Czech football team gearing up for Euro 2004 semi-final clash with Greece
On Thursday millions of Czechs will be watching their national football team take on Greece in the semi-finals at the European Football Championships. The Czechs are now favourites to win the competition for the first time since their only previous victory in 1976.
The Czechs' other injury worry was central defender Rene Bolf, but he now looks set to play on Thursday.
UEFA turned down a Czech football association request to review the original refereeing decision which led to captain Nedved's yellow card. Losing him would be the biggest blow to the Czech team: he is by far the best Czech player of his generation and the motor of the current team.
He famously missed last year's Champions League final with his club Juventus, after picking up a yellow card in the semi-finals. A repeat of that scenario at Euro 2004 would be a tragedy for the 31-year-old midfielder.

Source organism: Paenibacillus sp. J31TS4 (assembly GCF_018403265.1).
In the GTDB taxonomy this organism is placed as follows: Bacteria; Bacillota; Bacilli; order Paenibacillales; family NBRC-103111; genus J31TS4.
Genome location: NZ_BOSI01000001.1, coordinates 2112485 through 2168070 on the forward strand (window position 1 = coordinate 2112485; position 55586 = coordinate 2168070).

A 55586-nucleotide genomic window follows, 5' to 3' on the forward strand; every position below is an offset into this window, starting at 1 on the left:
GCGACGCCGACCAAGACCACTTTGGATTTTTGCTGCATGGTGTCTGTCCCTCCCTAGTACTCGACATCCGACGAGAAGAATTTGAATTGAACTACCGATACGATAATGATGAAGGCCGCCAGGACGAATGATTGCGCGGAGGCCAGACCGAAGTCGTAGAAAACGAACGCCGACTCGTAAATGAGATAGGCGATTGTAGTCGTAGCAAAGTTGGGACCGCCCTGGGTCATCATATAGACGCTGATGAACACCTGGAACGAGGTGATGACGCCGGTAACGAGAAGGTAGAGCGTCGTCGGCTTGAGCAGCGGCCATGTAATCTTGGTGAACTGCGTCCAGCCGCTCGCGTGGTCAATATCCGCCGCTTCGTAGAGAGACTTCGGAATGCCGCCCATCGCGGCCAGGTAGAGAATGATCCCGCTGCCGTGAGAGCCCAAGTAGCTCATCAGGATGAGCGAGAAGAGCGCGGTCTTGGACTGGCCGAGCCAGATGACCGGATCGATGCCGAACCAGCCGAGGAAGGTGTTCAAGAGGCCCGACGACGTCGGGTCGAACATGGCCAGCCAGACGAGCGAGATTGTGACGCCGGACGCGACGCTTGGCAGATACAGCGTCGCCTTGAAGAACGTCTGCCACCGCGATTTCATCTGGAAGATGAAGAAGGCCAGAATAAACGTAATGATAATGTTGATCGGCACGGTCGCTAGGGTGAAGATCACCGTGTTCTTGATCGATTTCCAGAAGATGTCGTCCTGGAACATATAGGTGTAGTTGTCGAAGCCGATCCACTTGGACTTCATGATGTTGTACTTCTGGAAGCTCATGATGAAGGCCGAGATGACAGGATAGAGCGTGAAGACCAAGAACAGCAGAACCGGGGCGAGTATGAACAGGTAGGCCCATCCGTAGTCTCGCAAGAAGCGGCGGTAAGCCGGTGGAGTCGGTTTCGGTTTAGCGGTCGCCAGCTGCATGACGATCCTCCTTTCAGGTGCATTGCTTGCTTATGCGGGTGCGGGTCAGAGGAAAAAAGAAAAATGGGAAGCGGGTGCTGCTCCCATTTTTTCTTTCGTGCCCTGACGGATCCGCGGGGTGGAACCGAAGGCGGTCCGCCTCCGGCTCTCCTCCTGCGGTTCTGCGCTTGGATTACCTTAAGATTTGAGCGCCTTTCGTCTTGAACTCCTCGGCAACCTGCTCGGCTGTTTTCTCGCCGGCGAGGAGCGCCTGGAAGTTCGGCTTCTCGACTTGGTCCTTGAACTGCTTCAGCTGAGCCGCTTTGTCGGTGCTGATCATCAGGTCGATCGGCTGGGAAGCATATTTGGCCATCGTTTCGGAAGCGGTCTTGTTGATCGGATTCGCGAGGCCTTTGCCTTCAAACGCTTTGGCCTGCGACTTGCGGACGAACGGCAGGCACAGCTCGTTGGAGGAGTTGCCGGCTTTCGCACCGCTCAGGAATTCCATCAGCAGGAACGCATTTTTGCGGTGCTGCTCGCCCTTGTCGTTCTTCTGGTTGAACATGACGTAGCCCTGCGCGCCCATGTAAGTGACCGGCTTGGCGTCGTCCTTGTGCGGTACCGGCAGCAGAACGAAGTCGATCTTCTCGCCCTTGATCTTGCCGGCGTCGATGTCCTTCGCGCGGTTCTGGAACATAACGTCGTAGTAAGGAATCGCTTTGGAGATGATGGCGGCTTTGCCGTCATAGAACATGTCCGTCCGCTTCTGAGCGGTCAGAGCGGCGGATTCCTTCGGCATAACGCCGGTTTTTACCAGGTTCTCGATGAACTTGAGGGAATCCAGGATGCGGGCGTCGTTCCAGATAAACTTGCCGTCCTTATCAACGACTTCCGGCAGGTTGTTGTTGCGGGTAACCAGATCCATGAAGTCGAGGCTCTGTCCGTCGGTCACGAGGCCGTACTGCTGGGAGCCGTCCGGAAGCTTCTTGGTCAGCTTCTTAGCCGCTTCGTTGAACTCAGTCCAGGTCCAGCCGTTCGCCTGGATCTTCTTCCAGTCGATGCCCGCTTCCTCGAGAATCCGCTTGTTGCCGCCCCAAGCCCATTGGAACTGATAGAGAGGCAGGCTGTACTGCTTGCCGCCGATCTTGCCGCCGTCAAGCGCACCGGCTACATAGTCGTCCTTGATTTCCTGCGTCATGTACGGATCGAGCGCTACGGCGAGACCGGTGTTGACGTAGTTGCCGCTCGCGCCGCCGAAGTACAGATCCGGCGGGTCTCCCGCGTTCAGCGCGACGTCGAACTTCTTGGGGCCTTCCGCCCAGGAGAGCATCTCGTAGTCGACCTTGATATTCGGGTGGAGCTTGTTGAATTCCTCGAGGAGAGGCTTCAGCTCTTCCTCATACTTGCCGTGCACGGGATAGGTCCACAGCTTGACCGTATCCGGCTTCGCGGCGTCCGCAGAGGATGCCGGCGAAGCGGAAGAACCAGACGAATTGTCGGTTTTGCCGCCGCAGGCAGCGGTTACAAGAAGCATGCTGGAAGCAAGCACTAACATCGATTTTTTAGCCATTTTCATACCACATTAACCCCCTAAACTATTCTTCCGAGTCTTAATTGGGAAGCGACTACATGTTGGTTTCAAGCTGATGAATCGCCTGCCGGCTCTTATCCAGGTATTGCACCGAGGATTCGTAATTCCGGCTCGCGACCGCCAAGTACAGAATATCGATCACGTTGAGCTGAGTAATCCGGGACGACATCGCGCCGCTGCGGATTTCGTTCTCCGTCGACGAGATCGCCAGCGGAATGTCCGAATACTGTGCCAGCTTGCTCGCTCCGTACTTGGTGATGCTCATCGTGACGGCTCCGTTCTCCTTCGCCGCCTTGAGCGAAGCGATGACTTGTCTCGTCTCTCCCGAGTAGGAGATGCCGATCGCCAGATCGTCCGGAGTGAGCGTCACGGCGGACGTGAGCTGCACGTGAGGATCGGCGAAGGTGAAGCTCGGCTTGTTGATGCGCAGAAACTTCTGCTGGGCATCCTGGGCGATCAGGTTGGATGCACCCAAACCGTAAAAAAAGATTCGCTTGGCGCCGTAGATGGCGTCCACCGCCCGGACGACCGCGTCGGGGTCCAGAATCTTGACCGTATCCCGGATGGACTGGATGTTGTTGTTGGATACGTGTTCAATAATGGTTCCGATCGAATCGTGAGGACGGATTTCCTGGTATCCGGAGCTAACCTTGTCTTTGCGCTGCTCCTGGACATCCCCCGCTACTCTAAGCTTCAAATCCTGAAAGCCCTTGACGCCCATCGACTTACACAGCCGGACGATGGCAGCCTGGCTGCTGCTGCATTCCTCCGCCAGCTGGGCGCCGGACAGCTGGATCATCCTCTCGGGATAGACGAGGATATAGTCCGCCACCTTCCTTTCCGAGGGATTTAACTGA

Big international tournaments traditionally lead to some players becoming big names overnight, and increasing their value on the transfer market. For instance, many of the Czech team which reached the final of Euro 96 were bought by foreign clubs soon afterwards.
This time around most of the Czech team are already playing abroad, but they too have benefited from impressing so many in the 'shop window' that is the European Championships. Tomas Rosicky, for instance, has apparently increased in value from eight to 15 million euros (he was said to be worth that a year ago, but had a poor season at his club Borussia Dortmund).
Meanwhile, the Czech media has been gripped by 'Barosmania', with his tanned face appearing on the front pages of newspapers every day. The tabloid Blesk really went to town, with a front-page photo of the striker with his shirt off and the headline "Baros is God (and single)", along with interviews with female "celebrities" going on about how gorgeous he is.
Other papers have carried interviews with everyone from Baros's mother to the mayor of his home village of Vigantice to the old man who's been cutting his hair since he was a boy.